Finding Room for Art

Washington StreetWashington Street Art Center. All photos by Adrianne Mathiowetz.

Abandoned buildings laid the groundwork for Somerville’s artists, but as rents rise and space fills up, what’s next for the art community?

The vibrant arts scene in Somerville, which has defined the modern era of the city and made it a cultural destination, has been nourished over the years by studio communities established in abandoned buildings. Fading industries provided the infrastructure for Somerville’s development into a city that now has the second highest number of artists per capita, following New York City, according to the city’s website.

At a time when new condos are rapidly being built and initiatives like the US2 development in Union Square are poised to transform Somerville, we asked leaders at four landmark arts centers to describe their vision for keeping the city’s art scene flourishing as open space diminishes and rents increase.

Artisan’s Asylum

Artisan’s Asylum, founded in 2010, occupies a 40,000-square-foot warehouse space in the former Ames Safety Envelope facility. Artisan’s is the go-to place for everything to do with fabrication, from metalsmithing to 3D printing to bicycle maintenance.

Ted Sirota is serving his second term as president at Artisan’s.

“Artisan’s Asylum will continue to exist no matter what, whether we are in this building or down the street in five years. The biggest strength, the biggest thing that is unique, that is difficult to replicate, is the community of artists and makers that we have. And we already have that.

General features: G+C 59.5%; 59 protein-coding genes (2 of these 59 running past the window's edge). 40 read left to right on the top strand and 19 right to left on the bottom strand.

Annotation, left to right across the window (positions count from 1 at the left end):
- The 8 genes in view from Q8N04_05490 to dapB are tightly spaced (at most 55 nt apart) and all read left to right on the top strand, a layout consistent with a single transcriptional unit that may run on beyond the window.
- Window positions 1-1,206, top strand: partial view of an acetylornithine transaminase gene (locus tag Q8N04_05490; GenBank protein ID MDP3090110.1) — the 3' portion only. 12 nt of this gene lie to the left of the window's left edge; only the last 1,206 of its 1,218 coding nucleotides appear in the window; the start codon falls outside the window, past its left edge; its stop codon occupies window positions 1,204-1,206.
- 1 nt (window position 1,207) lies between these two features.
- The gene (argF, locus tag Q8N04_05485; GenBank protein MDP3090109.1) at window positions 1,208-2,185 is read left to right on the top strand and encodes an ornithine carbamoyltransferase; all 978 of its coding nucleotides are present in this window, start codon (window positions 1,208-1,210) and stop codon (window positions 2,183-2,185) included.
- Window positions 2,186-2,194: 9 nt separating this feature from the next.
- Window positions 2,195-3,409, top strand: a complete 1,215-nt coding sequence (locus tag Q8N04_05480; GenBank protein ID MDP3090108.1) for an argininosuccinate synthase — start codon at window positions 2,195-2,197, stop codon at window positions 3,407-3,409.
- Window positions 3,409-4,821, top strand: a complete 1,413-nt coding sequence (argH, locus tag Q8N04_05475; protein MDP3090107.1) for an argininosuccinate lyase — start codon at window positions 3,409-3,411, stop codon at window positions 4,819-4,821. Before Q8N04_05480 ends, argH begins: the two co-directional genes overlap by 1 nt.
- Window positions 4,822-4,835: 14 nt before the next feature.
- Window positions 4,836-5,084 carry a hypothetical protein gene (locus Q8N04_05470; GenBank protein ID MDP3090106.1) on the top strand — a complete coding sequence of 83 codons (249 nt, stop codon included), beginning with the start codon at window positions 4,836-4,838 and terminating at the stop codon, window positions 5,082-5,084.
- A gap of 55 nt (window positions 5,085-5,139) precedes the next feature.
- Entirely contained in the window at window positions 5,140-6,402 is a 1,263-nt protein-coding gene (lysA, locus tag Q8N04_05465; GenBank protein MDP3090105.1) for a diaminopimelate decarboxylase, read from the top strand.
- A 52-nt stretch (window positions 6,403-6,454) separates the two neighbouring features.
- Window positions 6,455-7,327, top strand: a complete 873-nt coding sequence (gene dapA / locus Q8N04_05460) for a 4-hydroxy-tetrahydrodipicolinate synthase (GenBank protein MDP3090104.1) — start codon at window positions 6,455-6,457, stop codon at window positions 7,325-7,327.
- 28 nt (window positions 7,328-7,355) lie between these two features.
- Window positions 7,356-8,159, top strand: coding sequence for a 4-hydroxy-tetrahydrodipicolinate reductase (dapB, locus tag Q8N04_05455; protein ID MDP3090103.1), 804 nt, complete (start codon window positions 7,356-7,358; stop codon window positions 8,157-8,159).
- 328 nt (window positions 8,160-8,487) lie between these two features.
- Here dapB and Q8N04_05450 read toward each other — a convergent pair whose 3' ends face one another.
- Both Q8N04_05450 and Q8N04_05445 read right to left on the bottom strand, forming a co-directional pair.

If rent went through the roof, if all hell broke loose, we would still find a way to gather and do these things. Every day there are people who are specialists in their field who talk to other people at Artisan’s Asylum who are specialists in their field, and they figure out how to make amazing things. That’s the combination of industrial designers, electricians, electrical engineers, and artists. But it didn’t have so much to do with this giant open space to do things, it had more to do with bringing those people together in this space.

Artisan's Asylum

That said, we are very much focused on raising more money, finding a way to stay in this building, or buy a new building, or build a new building—and ideally everything within in Somerville, ideally not leaving.

That is definitely my job and my goal, to make sure that we can have a place to do these things. Exactly how we’re going to do that is the conversation that all the board members and the staff have pretty much on a biweekly and monthly basis. Odds are it will be cheaper for us to either build something or buy something in the long run. And owning a building, as a long-term solution, is a good thing to plan for.